Are You a Job Hopper?

ID-100217256You’ve worked hard, you’ve gained a lot of experience, but when you lay it all out on your resume, you just look like a job hopper.  Instead of making you look experienced, your long list of previous jobs is making you appear like you are not the type of person who sticks with things.  Here are some tips that will help you overcome this barrier and find a job that you will want to keep for a long time:

Ask yourself why.  There are lots of different reasons why people jump from job to job.  It could be that you are just starting out in your career and you are only being offered contract positions, it could be that you have a problem getting along with your coworkers, it could be that you find it difficult to get up and go to work each day, or it could that these are the types of jobs that are available in your industry.  It is important that you be honest with yourself and identify why you find it difficult to stay in jobs so that you can determine whether there is a problem and what steps you need to take to address it.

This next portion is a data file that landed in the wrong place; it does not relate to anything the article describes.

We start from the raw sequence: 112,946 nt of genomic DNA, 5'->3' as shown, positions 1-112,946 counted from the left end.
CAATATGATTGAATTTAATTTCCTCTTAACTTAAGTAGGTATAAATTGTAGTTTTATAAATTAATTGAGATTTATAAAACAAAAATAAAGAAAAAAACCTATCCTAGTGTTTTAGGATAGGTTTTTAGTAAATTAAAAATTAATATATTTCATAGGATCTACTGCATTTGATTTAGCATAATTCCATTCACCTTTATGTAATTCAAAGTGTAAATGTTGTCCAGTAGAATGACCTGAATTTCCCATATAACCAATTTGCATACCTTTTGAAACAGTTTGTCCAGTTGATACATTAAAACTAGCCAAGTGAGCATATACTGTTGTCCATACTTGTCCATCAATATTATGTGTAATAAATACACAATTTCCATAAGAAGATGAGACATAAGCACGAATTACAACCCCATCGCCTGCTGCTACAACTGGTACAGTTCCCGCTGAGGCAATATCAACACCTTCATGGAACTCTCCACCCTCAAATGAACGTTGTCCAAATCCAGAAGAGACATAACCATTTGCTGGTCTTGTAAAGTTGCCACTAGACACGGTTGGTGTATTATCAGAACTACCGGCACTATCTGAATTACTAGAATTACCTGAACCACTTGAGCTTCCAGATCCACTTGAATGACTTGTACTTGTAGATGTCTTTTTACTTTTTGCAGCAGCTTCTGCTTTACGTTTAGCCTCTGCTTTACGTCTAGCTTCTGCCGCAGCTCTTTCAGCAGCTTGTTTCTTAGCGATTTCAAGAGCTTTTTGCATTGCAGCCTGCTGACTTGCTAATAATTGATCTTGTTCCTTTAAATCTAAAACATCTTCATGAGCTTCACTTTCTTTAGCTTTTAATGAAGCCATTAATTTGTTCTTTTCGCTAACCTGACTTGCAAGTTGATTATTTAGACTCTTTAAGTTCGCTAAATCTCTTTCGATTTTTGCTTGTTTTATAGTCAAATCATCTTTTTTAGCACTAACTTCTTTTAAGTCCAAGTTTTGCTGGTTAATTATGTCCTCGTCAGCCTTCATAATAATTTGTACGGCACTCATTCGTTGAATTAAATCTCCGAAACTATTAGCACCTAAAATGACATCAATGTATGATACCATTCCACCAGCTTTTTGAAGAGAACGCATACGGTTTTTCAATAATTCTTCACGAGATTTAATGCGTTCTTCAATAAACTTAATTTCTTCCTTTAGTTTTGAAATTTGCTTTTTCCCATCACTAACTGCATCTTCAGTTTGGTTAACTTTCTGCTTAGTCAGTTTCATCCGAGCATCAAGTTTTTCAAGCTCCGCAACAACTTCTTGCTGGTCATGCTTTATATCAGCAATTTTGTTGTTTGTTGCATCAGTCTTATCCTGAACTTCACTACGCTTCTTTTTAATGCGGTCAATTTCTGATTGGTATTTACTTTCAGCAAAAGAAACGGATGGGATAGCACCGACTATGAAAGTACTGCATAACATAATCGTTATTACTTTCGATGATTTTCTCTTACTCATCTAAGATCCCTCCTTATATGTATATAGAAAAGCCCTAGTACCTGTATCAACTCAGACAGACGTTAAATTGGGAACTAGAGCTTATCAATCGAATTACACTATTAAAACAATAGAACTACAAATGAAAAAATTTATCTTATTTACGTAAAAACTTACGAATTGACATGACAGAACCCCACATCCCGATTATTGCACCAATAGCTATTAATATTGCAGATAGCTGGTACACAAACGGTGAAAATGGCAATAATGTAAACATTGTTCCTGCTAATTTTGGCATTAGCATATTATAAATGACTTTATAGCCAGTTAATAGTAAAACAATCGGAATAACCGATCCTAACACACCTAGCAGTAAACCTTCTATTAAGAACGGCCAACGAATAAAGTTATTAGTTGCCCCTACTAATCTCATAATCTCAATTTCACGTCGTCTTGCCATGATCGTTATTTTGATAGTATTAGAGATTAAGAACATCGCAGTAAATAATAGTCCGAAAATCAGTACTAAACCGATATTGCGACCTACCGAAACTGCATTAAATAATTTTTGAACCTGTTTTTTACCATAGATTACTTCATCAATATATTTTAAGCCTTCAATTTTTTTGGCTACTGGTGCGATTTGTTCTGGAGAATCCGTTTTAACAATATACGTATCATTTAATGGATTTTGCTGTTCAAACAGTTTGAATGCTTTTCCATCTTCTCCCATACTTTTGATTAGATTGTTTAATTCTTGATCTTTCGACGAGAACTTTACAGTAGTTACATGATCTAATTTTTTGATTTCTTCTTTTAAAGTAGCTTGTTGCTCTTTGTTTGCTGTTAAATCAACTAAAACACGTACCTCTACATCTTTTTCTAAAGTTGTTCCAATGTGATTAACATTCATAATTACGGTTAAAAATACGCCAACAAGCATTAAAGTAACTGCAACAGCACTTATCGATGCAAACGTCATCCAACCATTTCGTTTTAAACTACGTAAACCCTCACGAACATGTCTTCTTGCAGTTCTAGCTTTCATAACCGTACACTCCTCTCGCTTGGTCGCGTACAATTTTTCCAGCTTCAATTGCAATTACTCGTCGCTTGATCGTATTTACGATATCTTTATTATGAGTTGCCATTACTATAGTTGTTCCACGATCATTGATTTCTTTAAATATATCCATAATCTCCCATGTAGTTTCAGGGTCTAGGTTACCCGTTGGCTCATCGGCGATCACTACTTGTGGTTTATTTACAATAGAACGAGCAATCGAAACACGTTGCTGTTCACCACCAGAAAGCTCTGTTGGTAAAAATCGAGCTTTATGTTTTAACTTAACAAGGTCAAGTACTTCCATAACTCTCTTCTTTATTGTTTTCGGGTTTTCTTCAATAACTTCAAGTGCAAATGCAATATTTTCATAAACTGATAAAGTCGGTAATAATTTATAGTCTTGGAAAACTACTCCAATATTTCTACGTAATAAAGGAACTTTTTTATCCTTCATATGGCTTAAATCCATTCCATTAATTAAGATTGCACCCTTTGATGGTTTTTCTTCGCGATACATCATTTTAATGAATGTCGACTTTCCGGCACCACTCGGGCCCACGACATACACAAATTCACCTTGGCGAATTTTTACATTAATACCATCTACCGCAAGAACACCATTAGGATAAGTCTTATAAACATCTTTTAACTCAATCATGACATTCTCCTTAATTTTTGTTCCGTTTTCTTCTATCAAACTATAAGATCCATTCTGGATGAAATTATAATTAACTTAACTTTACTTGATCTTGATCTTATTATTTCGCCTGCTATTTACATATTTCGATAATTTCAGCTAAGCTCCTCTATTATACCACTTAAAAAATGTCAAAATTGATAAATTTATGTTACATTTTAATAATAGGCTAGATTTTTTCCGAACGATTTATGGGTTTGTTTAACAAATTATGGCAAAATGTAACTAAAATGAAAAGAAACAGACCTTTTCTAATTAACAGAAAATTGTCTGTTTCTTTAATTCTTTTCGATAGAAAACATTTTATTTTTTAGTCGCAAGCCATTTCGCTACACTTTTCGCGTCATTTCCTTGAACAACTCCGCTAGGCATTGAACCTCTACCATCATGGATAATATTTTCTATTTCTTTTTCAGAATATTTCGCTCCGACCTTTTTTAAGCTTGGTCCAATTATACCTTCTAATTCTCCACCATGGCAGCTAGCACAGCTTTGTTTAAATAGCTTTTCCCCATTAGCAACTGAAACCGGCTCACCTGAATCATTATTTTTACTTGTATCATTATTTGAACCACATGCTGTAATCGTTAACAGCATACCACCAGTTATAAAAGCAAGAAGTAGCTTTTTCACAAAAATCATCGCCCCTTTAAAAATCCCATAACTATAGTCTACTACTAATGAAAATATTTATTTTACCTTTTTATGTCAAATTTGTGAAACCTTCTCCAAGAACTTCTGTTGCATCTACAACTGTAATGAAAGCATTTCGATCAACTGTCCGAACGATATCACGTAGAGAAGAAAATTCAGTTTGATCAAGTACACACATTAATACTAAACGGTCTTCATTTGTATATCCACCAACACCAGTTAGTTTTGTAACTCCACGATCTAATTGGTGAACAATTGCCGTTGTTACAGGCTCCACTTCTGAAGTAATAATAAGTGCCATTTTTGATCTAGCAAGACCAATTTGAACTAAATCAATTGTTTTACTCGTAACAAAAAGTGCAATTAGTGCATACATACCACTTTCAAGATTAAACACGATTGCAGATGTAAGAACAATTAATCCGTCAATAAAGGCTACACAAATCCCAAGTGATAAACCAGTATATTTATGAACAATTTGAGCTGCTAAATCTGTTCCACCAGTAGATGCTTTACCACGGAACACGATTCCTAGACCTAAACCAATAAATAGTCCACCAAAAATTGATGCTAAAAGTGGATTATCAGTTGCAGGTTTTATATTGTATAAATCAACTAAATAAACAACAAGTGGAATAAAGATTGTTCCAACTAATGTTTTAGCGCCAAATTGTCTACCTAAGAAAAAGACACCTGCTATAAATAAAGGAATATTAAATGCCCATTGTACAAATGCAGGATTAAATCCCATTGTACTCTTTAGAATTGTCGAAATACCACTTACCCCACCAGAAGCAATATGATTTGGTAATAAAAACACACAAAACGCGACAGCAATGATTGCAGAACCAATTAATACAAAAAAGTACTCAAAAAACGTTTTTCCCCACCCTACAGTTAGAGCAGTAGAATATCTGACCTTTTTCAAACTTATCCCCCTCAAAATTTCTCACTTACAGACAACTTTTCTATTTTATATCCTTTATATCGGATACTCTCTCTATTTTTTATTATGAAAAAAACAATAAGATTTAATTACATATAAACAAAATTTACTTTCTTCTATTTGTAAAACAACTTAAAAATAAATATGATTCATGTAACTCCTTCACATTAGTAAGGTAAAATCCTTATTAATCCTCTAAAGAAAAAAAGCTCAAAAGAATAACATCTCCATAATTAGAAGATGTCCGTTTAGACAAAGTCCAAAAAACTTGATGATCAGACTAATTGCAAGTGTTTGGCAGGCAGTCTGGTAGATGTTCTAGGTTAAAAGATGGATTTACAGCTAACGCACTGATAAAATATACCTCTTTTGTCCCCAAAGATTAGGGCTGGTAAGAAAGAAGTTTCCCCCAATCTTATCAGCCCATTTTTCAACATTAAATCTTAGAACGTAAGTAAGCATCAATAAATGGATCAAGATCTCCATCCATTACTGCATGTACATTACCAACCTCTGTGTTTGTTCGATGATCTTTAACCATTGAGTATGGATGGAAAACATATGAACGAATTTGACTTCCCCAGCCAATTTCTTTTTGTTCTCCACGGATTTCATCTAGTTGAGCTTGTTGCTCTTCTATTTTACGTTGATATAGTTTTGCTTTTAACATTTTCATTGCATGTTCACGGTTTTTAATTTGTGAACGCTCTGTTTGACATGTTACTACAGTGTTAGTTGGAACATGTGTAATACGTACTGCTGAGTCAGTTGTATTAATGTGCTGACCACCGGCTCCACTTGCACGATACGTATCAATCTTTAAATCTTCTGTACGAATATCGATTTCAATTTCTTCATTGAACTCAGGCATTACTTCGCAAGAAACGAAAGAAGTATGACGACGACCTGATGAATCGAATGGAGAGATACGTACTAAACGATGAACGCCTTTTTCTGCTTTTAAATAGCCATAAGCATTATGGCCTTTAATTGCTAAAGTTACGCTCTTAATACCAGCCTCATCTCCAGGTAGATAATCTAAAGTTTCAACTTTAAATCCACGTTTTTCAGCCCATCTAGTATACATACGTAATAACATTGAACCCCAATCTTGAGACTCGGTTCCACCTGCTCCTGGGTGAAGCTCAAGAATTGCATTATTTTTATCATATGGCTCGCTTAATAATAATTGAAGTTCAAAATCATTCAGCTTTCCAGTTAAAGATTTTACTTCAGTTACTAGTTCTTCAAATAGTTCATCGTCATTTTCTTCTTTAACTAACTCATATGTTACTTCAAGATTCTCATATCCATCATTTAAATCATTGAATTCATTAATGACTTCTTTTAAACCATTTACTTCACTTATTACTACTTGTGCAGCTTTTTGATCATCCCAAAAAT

Identify consistency in your resume.  Even if you’ve held a lot of jobs over the past few years, there may be some areas of your life where you have remained consistent.  For example, if you have been in school full-time, then you aren’t really a job hopper because you have just been focusing on your education.  Also, if you have held a lot of different jobs but have been consistent with your volunteer work, that also shows a level of commitment.  It is important that you look at your whole resume, not just your work experience, to get the complete picture.

Have a story for interviews.  Once you have a better understanding of why you haven’t stayed in positions for a long time, you need to find a way to communicate it to interviewers.  Holding a lot of different positions for a short period of time is a red flag for employers.  However, if you can provide them with an honest explanation that shows that it is not a reflection of your work ethic, they may be willing to overlook it.

Only make commitments that you can honour.  Once you have dealt with this challenge, you need to focus on the future.  What can you do now to ensure that you do not find yourself in the same position three to five years down the road.  Now that you know that this is a problem, you will already be conscious of it when you are making decisions.  As much as possible, try to only accept positions that you would be willing and able to keep for at least two years.  When there is a problem at work, instead of quitting right away, see if you can find another solution.

(Written by Karen Bivand, Image Courtesy of Sattva at FreeDigitalPhotos.net)

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